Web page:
By David Sedeño
The Texas Catholic
RICHARDSON—On any given day, the ethnic diversity at St. Joseph’s Catholic School is on full display, with representation from various Spanish-speaking countries and from Asia and Africa.
In January, the school has taken an even more international makeup with the inclusion of seven visiting students from Pusan, South Korea.
“They are fitting right in, some better at different levels and some understand more,” said Jina Kim, St. Joseph’s assistant principal. “We are a diverse school, but we want our students to learn to accept other people who are different.”
The exchange idea began in the fall as St. Joseph school administrators were continuing work on a strategic plan that would highlight its mission statement, core values and strengths. Several grades already were preparing presentations on how Christmas was celebrated in other parts of the world: Italy, Mexico, Vietnam, and Austria.
At the same time Jess Carroll, married to American Judd Carroll and teaching English at a South Korean academy, contacted Kim, also of Korean descent. They discussed the possibility of bringing several students to the school as part of an educational and cultural enrichment program during their winter break. St. Joseph had been recommended by Jess Carroll’s sister-in-law, who is a parishioner.
Working feverishly, Carroll presented the idea to parents at the South Korean academy while Kim got the go-ahead from St. Joseph Principal Fran Thompson and began working on ensuring that all the visiting students’ documents, immunizations and other criteria were met, and presented the idea to faculty and students because the South Korean students would need school-wide support.
Despite early bouts of homesickness for a few, the experience has gotten off to a strong start.
It’s not the first time that Carroll has brought students to the United States, as she has taken groups to Colorado and to Tyler.
“We study English and we learn about American culture, but it is one thing learning about it in the classroom and totally different experiencing it first-hand,” Carroll said. “A lot of the parents are open to getting their children away for academic reasons; it is important for them to invest in their children’s education and it is very common to study abroad. The academic competition is fierce in Korea. This is a little break for them.”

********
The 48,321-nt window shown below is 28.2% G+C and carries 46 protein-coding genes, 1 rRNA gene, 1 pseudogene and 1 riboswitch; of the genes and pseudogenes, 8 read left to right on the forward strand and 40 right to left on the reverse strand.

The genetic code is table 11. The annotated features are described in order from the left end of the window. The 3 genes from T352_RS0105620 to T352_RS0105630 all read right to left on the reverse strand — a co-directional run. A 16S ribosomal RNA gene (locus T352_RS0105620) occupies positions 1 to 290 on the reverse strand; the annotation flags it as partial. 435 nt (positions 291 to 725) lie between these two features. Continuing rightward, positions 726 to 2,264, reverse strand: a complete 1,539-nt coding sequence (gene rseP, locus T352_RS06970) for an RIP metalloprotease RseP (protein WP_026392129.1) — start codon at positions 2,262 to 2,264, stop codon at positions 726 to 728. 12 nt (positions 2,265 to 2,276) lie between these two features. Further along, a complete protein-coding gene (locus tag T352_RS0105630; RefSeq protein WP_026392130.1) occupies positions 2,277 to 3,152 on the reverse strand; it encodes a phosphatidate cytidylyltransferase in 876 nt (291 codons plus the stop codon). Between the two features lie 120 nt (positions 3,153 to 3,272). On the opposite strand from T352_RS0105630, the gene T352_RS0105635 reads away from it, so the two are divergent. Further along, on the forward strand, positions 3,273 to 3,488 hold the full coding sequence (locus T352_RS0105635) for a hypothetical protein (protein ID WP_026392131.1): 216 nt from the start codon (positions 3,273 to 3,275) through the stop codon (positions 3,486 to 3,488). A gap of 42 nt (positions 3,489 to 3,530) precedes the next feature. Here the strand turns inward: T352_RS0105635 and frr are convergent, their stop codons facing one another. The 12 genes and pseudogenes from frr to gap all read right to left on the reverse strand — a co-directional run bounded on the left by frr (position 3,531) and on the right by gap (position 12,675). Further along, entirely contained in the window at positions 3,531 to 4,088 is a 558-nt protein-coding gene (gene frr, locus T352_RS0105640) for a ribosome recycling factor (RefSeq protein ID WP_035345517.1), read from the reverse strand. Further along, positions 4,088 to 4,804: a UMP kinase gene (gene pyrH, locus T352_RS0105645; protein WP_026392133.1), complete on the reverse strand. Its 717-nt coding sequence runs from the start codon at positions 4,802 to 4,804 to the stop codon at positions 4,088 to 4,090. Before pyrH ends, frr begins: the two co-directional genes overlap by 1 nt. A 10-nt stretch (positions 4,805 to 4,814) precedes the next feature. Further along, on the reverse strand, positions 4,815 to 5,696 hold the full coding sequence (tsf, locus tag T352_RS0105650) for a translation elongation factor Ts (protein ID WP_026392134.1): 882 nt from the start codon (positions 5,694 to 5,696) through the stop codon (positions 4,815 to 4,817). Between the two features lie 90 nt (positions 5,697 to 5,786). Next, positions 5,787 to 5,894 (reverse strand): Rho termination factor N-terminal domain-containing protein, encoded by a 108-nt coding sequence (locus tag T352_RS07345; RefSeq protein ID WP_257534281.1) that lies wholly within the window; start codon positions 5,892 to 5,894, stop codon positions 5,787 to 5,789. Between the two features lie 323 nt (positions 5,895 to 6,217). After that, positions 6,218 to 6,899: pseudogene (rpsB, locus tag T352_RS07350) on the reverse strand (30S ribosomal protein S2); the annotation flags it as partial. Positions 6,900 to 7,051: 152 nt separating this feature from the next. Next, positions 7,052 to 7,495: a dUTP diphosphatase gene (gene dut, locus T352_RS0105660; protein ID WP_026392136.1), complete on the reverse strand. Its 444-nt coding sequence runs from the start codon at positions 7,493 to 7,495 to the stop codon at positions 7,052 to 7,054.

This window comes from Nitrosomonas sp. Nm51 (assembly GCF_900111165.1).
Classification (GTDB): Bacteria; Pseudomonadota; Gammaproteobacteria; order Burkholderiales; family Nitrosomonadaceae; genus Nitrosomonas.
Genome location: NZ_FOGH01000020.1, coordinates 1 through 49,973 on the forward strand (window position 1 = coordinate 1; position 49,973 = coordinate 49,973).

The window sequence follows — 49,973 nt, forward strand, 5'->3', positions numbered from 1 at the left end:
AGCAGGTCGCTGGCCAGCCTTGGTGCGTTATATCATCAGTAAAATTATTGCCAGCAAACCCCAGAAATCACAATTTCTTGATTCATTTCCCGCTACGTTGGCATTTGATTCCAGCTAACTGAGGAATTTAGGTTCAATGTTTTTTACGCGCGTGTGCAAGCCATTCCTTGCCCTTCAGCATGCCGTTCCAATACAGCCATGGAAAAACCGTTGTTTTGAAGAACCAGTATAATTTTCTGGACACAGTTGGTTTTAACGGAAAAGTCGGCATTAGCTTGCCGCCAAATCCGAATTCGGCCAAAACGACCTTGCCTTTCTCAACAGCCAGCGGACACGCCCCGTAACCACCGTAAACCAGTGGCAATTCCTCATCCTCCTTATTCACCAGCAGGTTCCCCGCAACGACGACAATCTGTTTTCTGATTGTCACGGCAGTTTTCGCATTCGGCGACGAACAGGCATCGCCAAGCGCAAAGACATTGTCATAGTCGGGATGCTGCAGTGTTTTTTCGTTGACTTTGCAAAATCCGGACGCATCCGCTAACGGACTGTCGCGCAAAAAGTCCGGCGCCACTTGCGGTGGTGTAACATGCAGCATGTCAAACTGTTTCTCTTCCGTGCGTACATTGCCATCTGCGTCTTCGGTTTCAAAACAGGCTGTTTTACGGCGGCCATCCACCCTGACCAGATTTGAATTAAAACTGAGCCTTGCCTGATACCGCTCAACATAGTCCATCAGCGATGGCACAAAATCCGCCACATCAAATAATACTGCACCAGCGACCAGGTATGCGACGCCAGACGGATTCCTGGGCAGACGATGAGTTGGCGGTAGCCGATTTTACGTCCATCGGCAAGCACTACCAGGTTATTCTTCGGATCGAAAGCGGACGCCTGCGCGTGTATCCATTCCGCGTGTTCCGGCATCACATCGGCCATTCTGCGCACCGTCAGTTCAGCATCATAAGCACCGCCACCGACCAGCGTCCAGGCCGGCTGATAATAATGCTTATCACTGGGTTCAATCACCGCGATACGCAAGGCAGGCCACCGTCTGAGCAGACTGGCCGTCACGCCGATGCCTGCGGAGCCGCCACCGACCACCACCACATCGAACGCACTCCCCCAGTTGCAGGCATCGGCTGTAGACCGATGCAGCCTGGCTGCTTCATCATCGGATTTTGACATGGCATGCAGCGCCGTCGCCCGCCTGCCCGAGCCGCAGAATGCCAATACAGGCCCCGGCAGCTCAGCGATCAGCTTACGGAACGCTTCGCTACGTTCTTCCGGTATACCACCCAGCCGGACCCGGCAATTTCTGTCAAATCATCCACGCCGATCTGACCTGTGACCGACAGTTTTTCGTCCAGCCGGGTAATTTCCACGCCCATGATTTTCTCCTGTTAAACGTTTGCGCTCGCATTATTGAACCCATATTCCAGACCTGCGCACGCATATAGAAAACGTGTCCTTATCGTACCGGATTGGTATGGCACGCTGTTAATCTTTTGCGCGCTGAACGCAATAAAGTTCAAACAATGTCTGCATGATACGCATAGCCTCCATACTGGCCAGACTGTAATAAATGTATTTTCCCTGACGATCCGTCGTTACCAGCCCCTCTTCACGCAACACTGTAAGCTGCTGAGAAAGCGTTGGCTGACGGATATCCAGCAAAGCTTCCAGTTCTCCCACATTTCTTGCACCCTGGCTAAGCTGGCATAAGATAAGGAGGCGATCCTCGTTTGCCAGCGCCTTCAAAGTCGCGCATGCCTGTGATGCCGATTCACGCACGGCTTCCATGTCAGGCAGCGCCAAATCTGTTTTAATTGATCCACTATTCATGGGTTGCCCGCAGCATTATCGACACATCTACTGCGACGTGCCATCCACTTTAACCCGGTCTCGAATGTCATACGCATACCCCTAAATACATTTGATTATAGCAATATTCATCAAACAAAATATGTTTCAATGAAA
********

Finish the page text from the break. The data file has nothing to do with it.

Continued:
The South Korean students were given St. Joseph apparel and a pencil bag and were introduced at a school assembly on Jan. 7, and assigned to various grades. In turn, they brought gifts for teachers and students and a willingness to learn, several Korean students said.
And as Thompson said, they hit the ground running. Three of the middle school students have signed up for band and will play saxophone, French horn and drums. On a recent morning, three of the students placed in the fifth-grade were trying to sing along with their American classmates, who were helping them find the right stanzas.
The students will be doing homework and taking tests, but will not receive credit for any classwork. They are staying with Carroll’s sister-in-law, separated into boys’ and girls’ sleeping quarters, with several air mattresses, and are learning to help each other when they are at St. Joseph and away from the school.
The students also will be visiting other sites in the Metroplex and perhaps even Austin, Carroll said.
A few of the students discussed what they want to experience in Texas, including barbecue and hamburgers, but also are perplexed that WiFI is a bit slower here than in their technology-rich country.
Kim said she hopes that the students will not only learn English, but will be able to instill dedication in their new American friends.
“I want our students to see how hard they work and how hard they study and don’t even speak English very well,” Kim said. “I want our students to see the academics and the discipline that these Korean students have and that our students can learn a lot from them.”
Kevin Rodriguez, a fifth-grader, has helped take Sung under his wing and hopes that their friendship will expand beyond borders when they depart on Feb. 1.
“They are always going to be my friends,” Rodriguez said. “I will remember them forever and I hope they have a memory of St. Joseph when they are in Korea.”
See the Jan. 18 print edition of The Texas Catholic for more stories celebrating Dallas Catholic School in anticipation of Catholic Schools Week 2019.